Thank you for this interview, I am excited to be here.
Where do you hail from and what do you love most about your hometown?
I was born in Moscow, Russia, and came into the United States as an adult.
The thing I love most about Moscow, back then, is that everyone I ever knew lived in the same city, no more than an hour travel away. I learned to appreciate it a lot after I moved to the US, where my closest friend lives across the continent. Of course Moscow changed, so this would not be applicable if I went back now.
As a child, what did you want to be when you grew up? 
At four, a doctor, then a teacher. At ten or so, I decided I wanted to be a scientist. This was the top occupation, at least in my circles. And, secretly, I always wanted to be a writer but I never said it out loud.
Tell us about your latest book.  
“Blades of the Old Empire” is a fast-paced traditional fantasy with elements of romance. It takes place in the Kingdom of Tallan Dar, part of the ancient Shandorian Empire that disintegrated hundreds of years ago. A dark order, the Kaddim, would like to restore the Old Empire and put their leader into power. But the Tallan Dar royal family stands in their way. So Prince Kythar, and his father King Evan, become the targets for the Kaddim’s attack.
This is it, in a nutshell. The book is part of the series called the Majat Code, but since other blogs are talking a lot about the Majat warriors, I’ll leave off here.
This book was a lot of fun for me to write. I hope the readers would pick on this fun and enjoy the story as much as I enjoyed creating it.
Do you have anything new in the works and can you tell us a bit about it?
I recently finished Book 2 of the Majat Code, “The Guild of Assassins”, which will be coming out this summer. I am now working on book 3. Each book in the trilogy is meant to be a standalone, but they also continue the same story which will hopefully come to a satisfactory conclusion at the end of Book 3.
Is there anything you find particularly challenging about writing?
Lately–finding time. I have a busy day job and two small kids. Don’t ask me why do I think I have time to write at all.
In general, I think of writing as my indulgence time. When everything works just right, nothing can compare to the fun of it. When things don’t work, it’s challenging and usually means I must step back and rethink something.
What advice would you give to writers just starting out?
Persevere. The odds of getting published are nearly impossible, but if you are good at writing you will get through eventually. It is important to believe in yourself and not to give up.
Do you ever suffer from writer’s block? If so, what do you do about it?
Since my challenge lately is time, I don’t really have writer’s block. If there is something I need to write I go for it. If things don’t flow naturally I just force myself to put it on paper anyway so that I could edit later.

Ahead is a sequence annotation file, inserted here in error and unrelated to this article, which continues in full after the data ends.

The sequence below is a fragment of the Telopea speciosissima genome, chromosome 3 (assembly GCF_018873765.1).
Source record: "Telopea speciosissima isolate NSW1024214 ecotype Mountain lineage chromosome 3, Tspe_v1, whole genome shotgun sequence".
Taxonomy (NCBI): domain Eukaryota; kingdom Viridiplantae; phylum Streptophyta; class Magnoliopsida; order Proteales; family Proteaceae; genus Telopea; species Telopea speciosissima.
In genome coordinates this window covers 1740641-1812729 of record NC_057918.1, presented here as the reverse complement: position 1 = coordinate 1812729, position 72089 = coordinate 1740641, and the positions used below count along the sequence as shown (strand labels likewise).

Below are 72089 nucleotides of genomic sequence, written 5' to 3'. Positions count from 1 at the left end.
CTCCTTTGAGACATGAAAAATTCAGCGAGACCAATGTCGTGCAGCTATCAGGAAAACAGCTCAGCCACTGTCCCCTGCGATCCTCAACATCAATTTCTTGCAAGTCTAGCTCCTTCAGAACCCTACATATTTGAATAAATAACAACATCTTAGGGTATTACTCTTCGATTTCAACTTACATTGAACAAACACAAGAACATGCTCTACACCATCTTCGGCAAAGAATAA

I tend to start novels and put them aside, and then find it hard to commit to working on just one. This is easier with publisher’s deadlines, when working on a series, because there is no possibility of straying to anything else. If the Majat Code series takes off I hope to be writing these novels for a while. If not, I will probably have a block choosing what to work on next.
Who is your favorite author and why? 
I have a number of authors I really love, but since we are talking about fantasy, I choose Terry Pratchett. His writing is very light and humorous, yet he conveys depths that many serious writers fail to even scratch. And his prose is just so beautiful. I try not to miss any of his books, and have a few favorites I re-read from time to time.
What books have most influenced your life?
Again, there are several, so I will go with the ones that came to mind first: Dostoevsky’s “Crime and Punishment” and “The Idiot”. He writes as if he understands your soul. After reading his novels I walked down the street and expected everyone to see through all my feelings and thoughts and to know all my problems. It took a while each time to come back to real life. I think reading these books, at fourteen, first opened my mind to the underlying currents of the human mind. It changed both my life and my writing.
How did you deal with rejection letters?
I try to forget them and move on. I think this is the only way to handle them, really.
What tools do you feel are must-haves for writers?
I would have said a pen, a notebook, and a reference shelf, but I have stopped writing longhand and I do tent to drift to the web for research these days. So, for a modern author, a computer with fast internet connection, and possibly a Kindle or a Nook for reading.
Where do you as an author draw the line on gory descriptions and/or erotic content?
I don’t like gore, so my threshold for gore is pretty low. If a scene is horrible enough I normally describe it more through characters’ reactions than through actual visual details. It could be more powerful, actually. And, just to keep the records straight, there is no excessive gore in “Blades of the Old Empire”.
It is different with erotic content. I am all for it if it serves the story. If it takes over a scene, it is probably a bit too much. Again, “Blades of the Old Empire” is fairly i
nnocent in that sense, but I’ve grown bolder with it lately and am exploring it more in the sequel.
What’s the weirdest thing you’ve ever done in the name of research?
Probably practicing some fighting scenes with my dog, since no one else would do it with me. She didn’t mind.
Don’t forget to give us links to your website etc.
Thanks! You can find me at: (links to my blog at
And my book at:

and other major retailers.